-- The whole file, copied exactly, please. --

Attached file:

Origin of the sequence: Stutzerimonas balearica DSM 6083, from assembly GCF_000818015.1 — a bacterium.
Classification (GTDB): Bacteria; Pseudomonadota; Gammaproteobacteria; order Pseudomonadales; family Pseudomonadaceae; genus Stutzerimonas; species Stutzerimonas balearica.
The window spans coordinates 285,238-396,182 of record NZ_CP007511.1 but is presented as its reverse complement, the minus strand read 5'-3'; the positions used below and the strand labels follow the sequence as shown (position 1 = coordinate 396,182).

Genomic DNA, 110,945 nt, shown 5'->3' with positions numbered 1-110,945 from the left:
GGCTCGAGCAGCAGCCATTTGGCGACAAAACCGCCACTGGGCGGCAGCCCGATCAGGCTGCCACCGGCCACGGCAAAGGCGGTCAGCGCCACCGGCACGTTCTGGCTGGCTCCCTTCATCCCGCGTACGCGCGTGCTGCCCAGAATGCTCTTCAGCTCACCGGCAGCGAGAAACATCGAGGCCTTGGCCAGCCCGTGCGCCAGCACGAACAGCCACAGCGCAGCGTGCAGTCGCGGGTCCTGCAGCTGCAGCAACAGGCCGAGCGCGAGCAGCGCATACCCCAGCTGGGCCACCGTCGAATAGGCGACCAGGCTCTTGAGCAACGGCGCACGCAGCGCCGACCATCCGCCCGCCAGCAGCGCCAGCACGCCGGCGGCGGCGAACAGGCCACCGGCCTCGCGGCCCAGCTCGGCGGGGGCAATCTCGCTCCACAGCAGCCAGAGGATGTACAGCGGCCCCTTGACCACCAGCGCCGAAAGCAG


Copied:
Origin of the sequence: Stutzerimonas balearica DSM 6083, from assembly GCF_000818015.1 — a bacterium.
Classification (GTDB): Bacteria; Pseudomonadota; Gammaproteobacteria; order Pseudomonadales; family Pseudomonadaceae; genus Stutzerimonas; species Stutzerimonas balearica.
The window spans coordinates 285,238-396,182 of record NZ_CP007511.1 but is presented as its reverse complement, the minus strand read 5'-3'; the positions used below and the strand labels follow the sequence as shown (position 1 = coordinate 396,182).

Genomic DNA, 110,945 nt, shown 5'->3' with positions numbered 1-110,945 from the left:
GGCTCGAGCAGCAGCCATTTGGCGACAAAACCGCCACTGGGCGGCAGCCCGATCAGGCTGCCACCGGCCACGGCAAAGGCGGTCAGCGCCACCGGCACGTTCTGGCTGGCTCCCTTCATCCCGCGTACGCGCGTGCTGCCCAGAATGCTCTTCAGCTCACCGGCAGCGAGAAACATCGAGGCCTTGGCCAGCCCGTGCGCCAGCACGAACAGCCACAGCGCAGCGTGCAGTCGCGGGTCCTGCAGCTGCAGCAACAGGCCGAGCGCGAGCAGCGCATACCCCAGCTGGGCCACCGTCGAATAGGCGACCAGGCTCTTGAGCAACGGCGCACGCAGCGCCGACCATCCGCCCGCCAGCAGCGCCAGCACGCCGGCGGCGGCGAACAGGCCACCGGCCTCGCGGCCCAGCTCGGCGGGGGCAATCTCGCTCCACAGCAGCCAGAGGATGTACAGCGGCCCCTTGACCACCAGCGCCGAAAGCAG